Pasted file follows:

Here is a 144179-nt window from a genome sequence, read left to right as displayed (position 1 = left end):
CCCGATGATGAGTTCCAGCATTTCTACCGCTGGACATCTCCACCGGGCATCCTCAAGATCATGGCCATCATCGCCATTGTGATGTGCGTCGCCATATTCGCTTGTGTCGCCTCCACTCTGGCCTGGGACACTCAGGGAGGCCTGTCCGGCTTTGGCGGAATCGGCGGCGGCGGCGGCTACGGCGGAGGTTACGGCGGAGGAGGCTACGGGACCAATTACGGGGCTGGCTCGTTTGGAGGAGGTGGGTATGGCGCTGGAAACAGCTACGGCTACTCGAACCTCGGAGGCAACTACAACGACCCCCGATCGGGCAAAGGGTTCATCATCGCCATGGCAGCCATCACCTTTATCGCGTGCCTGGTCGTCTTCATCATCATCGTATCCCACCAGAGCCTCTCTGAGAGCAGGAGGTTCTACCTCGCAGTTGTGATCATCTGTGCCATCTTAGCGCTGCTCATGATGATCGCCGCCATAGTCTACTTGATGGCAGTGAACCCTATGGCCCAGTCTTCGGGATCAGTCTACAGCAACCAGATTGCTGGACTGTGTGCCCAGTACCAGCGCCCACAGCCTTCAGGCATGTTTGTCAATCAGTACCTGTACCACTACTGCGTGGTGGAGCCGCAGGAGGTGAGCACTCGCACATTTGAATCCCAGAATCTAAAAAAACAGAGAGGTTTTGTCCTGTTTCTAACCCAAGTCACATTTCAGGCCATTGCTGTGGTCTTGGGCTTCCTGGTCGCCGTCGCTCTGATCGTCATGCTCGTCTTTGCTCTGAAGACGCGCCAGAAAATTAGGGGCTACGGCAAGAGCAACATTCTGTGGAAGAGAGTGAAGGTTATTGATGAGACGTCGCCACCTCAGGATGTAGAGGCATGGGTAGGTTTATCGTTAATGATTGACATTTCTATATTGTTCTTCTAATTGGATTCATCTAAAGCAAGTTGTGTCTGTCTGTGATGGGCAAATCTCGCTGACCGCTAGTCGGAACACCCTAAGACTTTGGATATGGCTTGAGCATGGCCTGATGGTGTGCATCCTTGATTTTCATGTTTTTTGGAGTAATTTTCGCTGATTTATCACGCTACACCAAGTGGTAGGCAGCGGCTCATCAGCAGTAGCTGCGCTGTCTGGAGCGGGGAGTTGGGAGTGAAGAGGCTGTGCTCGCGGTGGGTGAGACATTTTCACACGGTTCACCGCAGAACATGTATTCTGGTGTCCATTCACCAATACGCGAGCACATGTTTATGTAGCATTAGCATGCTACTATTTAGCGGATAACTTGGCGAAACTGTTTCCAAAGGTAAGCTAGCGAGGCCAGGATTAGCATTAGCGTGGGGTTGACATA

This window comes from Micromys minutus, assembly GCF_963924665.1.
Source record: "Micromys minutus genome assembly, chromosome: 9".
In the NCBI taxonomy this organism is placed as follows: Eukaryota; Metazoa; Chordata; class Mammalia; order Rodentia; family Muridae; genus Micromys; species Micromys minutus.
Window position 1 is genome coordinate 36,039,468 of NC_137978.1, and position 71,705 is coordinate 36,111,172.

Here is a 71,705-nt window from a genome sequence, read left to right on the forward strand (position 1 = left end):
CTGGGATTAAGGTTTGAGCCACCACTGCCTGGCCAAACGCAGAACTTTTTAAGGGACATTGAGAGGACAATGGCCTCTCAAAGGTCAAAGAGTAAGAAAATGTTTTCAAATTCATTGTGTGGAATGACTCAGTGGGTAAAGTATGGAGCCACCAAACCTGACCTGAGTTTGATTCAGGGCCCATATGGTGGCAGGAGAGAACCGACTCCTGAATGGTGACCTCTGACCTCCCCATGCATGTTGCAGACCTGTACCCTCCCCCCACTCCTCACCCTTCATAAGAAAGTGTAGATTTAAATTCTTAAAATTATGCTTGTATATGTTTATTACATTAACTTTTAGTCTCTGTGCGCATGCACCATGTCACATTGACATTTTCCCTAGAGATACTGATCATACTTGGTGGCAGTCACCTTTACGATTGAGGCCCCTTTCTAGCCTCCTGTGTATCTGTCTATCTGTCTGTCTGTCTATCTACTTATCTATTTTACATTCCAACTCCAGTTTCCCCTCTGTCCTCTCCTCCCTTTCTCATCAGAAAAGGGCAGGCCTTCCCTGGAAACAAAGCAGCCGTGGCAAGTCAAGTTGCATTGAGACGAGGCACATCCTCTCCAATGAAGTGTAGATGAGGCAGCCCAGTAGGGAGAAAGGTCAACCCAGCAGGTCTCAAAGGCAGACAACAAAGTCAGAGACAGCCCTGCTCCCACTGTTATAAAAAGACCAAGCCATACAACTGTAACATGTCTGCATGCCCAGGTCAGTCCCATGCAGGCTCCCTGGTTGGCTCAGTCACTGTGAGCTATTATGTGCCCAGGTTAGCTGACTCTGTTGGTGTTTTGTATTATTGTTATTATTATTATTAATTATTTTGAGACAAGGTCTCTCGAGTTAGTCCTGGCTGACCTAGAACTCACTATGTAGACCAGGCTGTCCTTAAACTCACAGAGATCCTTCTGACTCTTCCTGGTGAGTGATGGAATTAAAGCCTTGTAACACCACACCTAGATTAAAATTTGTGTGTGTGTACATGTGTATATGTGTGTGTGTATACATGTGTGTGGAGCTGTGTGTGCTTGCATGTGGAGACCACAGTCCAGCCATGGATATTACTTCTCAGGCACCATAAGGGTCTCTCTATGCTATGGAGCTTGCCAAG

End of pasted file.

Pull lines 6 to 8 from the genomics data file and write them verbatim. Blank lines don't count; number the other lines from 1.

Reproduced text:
Window position 1 is genome coordinate 36,039,468 of NC_137978.1, and position 71,705 is coordinate 36,111,172.

Here is a 71,705-nt window from a genome sequence, read left to right on the forward strand (position 1 = left end):
CTGGGATTAAGGTTTGAGCCACCACTGCCTGGCCAAACGCAGAACTTTTTAAGGGACATTGAGAGGACAATGGCCTCTCAAAGGTCAAAGAGTAAGAAAATGTTTTCAAATTCATTGTGTGGAATGACTCAGTGGGTAAAGTATGGAGCCACCAAACCTGACCTGAGTTTGATTCAGGGCCCATATGGTGGCAGGAGAGAACCGACTCCTGAATGGTGACCTCTGACCTCCCCATGCATGTTGCAGACCTGTACCCTCCCCCCACTCCTCACCCTTCATAAGAAAGTGTAGATTTAAATTCTTAAAATTATGCTTGTATATGTTTATTACATTAACTTTTAGTCTCTGTGCGCATGCACCATGTCACATTGACATTTTCCCTAGAGATACTGATCATACTTGGTGGCAGTCACCTTTACGATTGAGGCCCCTTTCTAGCCTCCTGTGTATCTGTCTATCTGTCTGTCTGTCTATCTACTTATCTATTTTACATTCCAACTCCAGTTTCCCCTCTGTCCTCTCCTCCCTTTCTCATCAGAAAAGGGCAGGCCTTCCCTGGAAACAAAGCAGCCGTGGCAAGTCAAGTTGCATTGAGACGAGGCACATCCTCTCCAATGAAGTGTAGATGAGGCAGCCCAGTAGGGAGAAAGGTCAACCCAGCAGGTCTCAAAGGCAGACAACAAAGTCAGAGACAGCCCTGCTCCCACTGTTATAAAAAGACCAAGCCATACAACTGTAACATGTCTGCATGCCCAGGTCAGTCCCATGCAGGCTCCCTGGTTGGCTCAGTCACTGTGAGCTATTATGTGCCCAGGTTAGCTGACTCTGTTGGTGTTTTGTATTATTGTTATTATTATTATTAATTATTTTGAGACAAGGTCTCTCGAGTTAGTCCTGGCTGACCTAGAACTCACTATGTAGACCAGGCTGTCCTTAAACTCACAGAGATCCTTCTGACTCTTCCTGGTGAGTGATGGAATTAAAGCCTTGTAACACCACACCTAGATTAAAATTTGTGTGTGTGTACATGTGTATATGTGTGTGTGTATACATGTGTGTGGAGCTGTGTGTGCTTGCATGTGGAGACCACAGTCCAGCCATGGATATTACTTCTCAGGCACCATAAGGGTCTCTCTATGCTATGGAGCTTGCCAAG